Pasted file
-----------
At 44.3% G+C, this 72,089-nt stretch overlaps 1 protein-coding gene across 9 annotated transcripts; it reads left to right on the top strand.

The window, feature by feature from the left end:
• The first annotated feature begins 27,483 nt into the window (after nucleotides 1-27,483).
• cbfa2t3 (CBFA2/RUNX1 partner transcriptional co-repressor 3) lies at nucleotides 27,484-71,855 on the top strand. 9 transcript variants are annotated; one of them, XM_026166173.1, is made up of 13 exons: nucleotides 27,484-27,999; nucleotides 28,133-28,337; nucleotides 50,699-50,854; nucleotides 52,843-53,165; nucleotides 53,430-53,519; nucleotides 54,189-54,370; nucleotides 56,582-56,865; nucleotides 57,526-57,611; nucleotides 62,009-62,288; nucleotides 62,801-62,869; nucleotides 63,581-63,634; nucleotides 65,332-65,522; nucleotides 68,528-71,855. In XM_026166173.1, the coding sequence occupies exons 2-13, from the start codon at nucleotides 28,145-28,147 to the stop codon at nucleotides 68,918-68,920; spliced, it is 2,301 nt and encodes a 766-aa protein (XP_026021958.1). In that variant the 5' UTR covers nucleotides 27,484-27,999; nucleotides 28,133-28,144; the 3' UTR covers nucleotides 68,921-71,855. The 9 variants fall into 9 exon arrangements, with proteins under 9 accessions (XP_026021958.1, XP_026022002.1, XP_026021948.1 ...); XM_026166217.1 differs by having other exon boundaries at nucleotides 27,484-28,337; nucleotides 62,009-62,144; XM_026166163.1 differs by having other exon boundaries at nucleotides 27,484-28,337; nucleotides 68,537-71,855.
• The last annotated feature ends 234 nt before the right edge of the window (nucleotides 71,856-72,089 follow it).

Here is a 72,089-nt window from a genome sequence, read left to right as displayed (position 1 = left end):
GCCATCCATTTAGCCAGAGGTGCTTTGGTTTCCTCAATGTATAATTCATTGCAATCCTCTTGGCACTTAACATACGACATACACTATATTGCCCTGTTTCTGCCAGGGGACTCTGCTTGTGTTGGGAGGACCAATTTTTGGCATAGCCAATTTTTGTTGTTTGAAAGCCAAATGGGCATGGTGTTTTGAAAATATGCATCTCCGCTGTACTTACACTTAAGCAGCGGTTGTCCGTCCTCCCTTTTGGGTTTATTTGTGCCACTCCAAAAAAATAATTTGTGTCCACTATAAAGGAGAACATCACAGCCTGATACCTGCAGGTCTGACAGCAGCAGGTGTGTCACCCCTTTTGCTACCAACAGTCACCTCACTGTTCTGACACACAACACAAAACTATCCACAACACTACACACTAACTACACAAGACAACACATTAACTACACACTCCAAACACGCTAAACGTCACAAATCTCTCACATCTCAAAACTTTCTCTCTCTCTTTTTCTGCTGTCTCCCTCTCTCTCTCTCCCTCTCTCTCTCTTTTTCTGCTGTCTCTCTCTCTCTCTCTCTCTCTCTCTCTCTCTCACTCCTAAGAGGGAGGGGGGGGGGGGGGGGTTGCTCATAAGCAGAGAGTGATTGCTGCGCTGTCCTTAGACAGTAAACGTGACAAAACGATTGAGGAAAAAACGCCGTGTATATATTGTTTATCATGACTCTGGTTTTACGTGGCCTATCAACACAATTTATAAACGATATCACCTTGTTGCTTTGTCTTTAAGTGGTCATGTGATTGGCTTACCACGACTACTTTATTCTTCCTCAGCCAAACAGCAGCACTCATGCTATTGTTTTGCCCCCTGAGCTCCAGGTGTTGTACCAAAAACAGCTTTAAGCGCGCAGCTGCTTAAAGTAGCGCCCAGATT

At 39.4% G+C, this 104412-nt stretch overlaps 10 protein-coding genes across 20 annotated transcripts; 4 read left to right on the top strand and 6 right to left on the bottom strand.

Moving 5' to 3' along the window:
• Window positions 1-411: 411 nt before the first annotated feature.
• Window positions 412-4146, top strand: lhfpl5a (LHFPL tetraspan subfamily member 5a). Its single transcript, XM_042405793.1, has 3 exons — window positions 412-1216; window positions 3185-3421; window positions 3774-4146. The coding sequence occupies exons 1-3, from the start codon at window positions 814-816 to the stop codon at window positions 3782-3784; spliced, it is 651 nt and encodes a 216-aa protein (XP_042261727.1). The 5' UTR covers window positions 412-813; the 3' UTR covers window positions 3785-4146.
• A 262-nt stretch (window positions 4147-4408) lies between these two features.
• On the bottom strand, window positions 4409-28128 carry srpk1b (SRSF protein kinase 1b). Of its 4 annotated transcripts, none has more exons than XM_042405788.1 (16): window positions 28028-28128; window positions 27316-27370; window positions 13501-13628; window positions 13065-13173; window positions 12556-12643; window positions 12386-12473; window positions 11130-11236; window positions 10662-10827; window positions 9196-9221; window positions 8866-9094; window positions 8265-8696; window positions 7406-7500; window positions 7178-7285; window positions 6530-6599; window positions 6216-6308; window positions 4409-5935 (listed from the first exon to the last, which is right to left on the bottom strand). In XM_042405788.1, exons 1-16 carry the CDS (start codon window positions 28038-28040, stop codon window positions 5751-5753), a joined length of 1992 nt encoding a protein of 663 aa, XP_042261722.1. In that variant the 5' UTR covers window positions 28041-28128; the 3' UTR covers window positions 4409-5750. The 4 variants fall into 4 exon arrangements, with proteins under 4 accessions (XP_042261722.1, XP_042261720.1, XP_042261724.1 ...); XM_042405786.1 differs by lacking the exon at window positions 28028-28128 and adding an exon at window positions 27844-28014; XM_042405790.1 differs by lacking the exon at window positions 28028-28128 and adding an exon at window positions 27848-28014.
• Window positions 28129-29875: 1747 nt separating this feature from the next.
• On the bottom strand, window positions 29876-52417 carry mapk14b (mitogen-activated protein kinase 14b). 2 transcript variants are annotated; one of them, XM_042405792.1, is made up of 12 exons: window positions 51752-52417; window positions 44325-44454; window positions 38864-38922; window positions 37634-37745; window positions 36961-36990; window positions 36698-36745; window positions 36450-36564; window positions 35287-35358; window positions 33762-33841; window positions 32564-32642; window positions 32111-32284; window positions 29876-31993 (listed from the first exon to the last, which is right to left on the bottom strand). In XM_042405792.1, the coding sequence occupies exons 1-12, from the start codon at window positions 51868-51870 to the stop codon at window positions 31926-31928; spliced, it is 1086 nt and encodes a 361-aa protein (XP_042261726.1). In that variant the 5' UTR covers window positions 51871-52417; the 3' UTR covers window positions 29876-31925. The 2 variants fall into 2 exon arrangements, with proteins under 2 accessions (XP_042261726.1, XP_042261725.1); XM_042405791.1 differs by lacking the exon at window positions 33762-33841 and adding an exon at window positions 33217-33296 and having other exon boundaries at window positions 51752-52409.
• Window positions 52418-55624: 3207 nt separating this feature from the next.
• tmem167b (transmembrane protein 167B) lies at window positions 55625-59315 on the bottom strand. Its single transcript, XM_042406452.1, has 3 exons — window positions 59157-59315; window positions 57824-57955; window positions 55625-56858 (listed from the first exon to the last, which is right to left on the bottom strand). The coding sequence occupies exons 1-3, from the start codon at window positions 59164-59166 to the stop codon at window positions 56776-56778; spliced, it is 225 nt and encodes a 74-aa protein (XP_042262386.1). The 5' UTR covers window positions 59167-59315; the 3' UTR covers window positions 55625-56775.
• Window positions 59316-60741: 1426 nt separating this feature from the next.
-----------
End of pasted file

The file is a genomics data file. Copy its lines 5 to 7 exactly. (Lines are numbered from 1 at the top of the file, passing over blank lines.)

• The last annotated feature ends 234 nt before the right edge of the window (nucleotides 71,856-72,089 follow it).

Here is a 72,089-nt window from a genome sequence, read left to right as displayed (position 1 = left end):
GCCATCCATTTAGCCAGAGGTGCTTTGGTTTCCTCAATGTATAATTCATTGCAATCCTCTTGGCACTTAACATACGACATACACTATATTGCCCTGTTTCTGCCAGGGGACTCTGCTTGTGTTGGGAGGACCAATTTTTGGCATAGCCAATTTTTGTTGTTTGAAAGCCAAATGGGCATGGTGTTTTGAAAATATGCATCTCCGCTGTACTTACACTTAAGCAGCGGTTGTCCGTCCTCCCTTTTGGGTTTATTTGTGCCACTCCAAAAAAATAATTTGTGTCCACTATAAAGGAGAACATCACAGCCTGATACCTGCAGGTCTGACAGCAGCAGGTGTGTCACCCCTTTTGCTACCAACAGTCACCTCACTGTTCTGACACACAACACAAAACTATCCACAACACTACACACTAACTACACAAGACAACACATTAACTACACACTCCAAACACGCTAAACGTCACAAATCTCTCACATCTCAAAACTTTCTCTCTCTCTTTTTCTGCTGTCTCCCTCTCTCTCTCTCCCTCTCTCTCTCTTTTTCTGCTGTCTCTCTCTCTCTCTCTCTCTCTCTCTCTCTCTCACTCCTAAGAGGGAGGGGGGGGGGGGGGGGTTGCTCATAAGCAGAGAGTGATTGCTGCGCTGTCCTTAGACAGTAAACGTGACAAAACGATTGAGGAAAAAACGCCGTGTATATATTGTTTATCATGACTCTGGTTTTACGTGGCCTATCAACACAATTTATAAACGATATCACCTTGTTGCTTTGTCTTTAAGTGGTCATGTGATTGGCTTACCACGACTACTTTATTCTTCCTCAGCCAAACAGCAGCACTCATGCTATTGTTTTGCCCCCTGAGCTCCAGGTGTTGTACCAAAAACAGCTTTAAGCGCGCAGCTGCTTAAAGTAGCGCCCAGATT